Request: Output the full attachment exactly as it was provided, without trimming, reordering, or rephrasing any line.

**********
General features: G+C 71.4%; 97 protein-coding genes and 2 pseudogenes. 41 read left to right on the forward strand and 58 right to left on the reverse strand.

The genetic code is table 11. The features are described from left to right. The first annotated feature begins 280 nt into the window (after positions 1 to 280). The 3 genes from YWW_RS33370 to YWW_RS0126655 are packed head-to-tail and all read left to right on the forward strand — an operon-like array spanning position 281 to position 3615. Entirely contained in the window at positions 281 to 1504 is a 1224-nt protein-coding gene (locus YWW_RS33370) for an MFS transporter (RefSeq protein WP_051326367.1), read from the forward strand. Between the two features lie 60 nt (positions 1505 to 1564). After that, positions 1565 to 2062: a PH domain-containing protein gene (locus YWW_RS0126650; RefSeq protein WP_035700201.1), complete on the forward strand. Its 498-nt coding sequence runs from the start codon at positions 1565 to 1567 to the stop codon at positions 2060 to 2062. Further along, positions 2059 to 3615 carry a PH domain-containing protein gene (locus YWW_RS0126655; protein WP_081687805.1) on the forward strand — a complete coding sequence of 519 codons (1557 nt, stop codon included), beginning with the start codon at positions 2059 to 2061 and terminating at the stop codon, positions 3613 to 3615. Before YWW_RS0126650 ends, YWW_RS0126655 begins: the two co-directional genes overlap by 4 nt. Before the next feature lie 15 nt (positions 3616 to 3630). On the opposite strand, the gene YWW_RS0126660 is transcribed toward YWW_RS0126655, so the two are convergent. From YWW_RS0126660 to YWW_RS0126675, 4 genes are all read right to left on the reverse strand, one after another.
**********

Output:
General features: G+C 71.4%; 97 protein-coding genes and 2 pseudogenes. 41 read left to right on the forward strand and 58 right to left on the reverse strand.

The genetic code is table 11. The features are described from left to right. The first annotated feature begins 280 nt into the window (after positions 1 to 280). The 3 genes from YWW_RS33370 to YWW_RS0126655 are packed head-to-tail and all read left to right on the forward strand — an operon-like array spanning position 281 to position 3615. Entirely contained in the window at positions 281 to 1504 is a 1224-nt protein-coding gene (locus YWW_RS33370) for an MFS transporter (RefSeq protein WP_051326367.1), read from the forward strand. Between the two features lie 60 nt (positions 1505 to 1564). After that, positions 1565 to 2062: a PH domain-containing protein gene (locus YWW_RS0126650; RefSeq protein WP_035700201.1), complete on the forward strand. Its 498-nt coding sequence runs from the start codon at positions 1565 to 1567 to the stop codon at positions 2060 to 2062. Further along, positions 2059 to 3615 carry a PH domain-containing protein gene (locus YWW_RS0126655; protein WP_081687805.1) on the forward strand — a complete coding sequence of 519 codons (1557 nt, stop codon included), beginning with the start codon at positions 2059 to 2061 and terminating at the stop codon, positions 3613 to 3615. Before YWW_RS0126650 ends, YWW_RS0126655 begins: the two co-directional genes overlap by 4 nt. Before the next feature lie 15 nt (positions 3616 to 3630). On the opposite strand, the gene YWW_RS0126660 is transcribed toward YWW_RS0126655, so the two are convergent. From YWW_RS0126660 to YWW_RS0126675, 4 genes are all read right to left on the reverse strand, one after another.